“Malaysia has a vibrant early stage funding ecosystem such as the Cradle Investment programme giving grants to fund ideas and development, as well as Malaysia Venture Capital Management Bhd and Malaysian Technology Development Corp funding the development stage of companies. That’s why we are focused on companies in the growth stage, so there is no overlap,” explains Syed Yasir Arafat Syed Abd Kadir, the CEO of Ekuinas.
Ekuinas, made a significant presence in the local PE market when it first began in 2009 (see sidebar).
Syed Yasir reckons that the PE sector is showing signs of growing nicely in Malaysia. “Deal flow is there,” he says, pointing to the sale of supermarket chain Jaya Grocer for RM300mil to a PE fund managed by CIMB Private Equity and Mitsubishi Corp, CMS Opus PE Sdn Bhd buying a 31.5% stake in fresh fruit convenient store retailer MBG Fruits Sdn Bhd for RM10mil, and his fund’s RM68.6mil investment for a 35% stake in retail sports outfit Al-Ikhsan Sports Sdn Bhd, among others.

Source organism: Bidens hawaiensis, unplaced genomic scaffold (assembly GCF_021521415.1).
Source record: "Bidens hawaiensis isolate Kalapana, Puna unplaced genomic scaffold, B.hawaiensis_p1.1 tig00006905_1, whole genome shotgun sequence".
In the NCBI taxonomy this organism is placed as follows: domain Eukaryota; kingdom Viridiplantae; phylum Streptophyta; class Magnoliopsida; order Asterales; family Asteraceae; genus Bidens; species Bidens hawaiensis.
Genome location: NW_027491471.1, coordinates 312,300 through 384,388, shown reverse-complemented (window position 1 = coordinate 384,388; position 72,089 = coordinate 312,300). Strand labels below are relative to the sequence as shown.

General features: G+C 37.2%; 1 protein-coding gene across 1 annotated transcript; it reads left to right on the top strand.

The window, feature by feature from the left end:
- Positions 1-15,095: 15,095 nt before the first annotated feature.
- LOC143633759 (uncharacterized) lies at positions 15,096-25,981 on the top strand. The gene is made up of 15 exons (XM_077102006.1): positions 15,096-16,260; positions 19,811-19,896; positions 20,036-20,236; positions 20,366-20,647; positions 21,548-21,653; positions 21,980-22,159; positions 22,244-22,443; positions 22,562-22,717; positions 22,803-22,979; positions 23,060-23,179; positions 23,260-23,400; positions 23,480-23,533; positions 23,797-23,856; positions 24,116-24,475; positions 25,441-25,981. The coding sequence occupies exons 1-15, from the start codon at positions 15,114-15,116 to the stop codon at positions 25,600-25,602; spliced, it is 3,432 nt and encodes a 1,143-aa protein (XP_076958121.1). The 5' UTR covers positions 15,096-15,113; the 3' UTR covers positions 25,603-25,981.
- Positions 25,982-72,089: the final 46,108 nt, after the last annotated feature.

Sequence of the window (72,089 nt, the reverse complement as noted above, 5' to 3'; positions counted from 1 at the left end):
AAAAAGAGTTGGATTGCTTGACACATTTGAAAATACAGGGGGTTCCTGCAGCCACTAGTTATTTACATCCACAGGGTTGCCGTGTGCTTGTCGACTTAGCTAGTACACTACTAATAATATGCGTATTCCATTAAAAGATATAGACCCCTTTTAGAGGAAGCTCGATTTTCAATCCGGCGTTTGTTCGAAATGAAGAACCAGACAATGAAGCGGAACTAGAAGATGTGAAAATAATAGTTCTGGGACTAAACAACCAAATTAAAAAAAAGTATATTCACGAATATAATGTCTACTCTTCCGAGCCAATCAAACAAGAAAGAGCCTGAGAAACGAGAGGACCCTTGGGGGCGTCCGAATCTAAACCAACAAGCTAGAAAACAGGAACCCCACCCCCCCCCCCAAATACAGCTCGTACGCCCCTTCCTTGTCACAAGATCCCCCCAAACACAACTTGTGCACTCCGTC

For Scott Lim, a seasoned fund manager from Malaysia who is now a managing partner of Sino RH Capital, a China PE firm with an office in Kuala Lumpur, the “nascent” state of PE in Malaysia is good. “That means there are many opportunities in the industry,” he says.
Funds like his are drawn to Malaysia because of sectors like consumer, industrial and services that have ample room for growth.
“Malaysia is a growing market because the population is young. There are some sectors in Malaysia experiencing inflated asset prices such as healthcare, but there are sectors such as industrial, services and even infrastructure that can be explored,” he says.
So, despite the low number of PE deals done last year and the overall slowdown in economic growth, PE will continue to feature increasingly in Malaysia, considering the higher returns it promises. But will PE firms find the right targets to give them those returns?
“PE funds eager to do deals in South-East Asia willing to take a longer-term perspective will eventually be rewarded by this vibrant set of emerging markets,” says Bain & Co.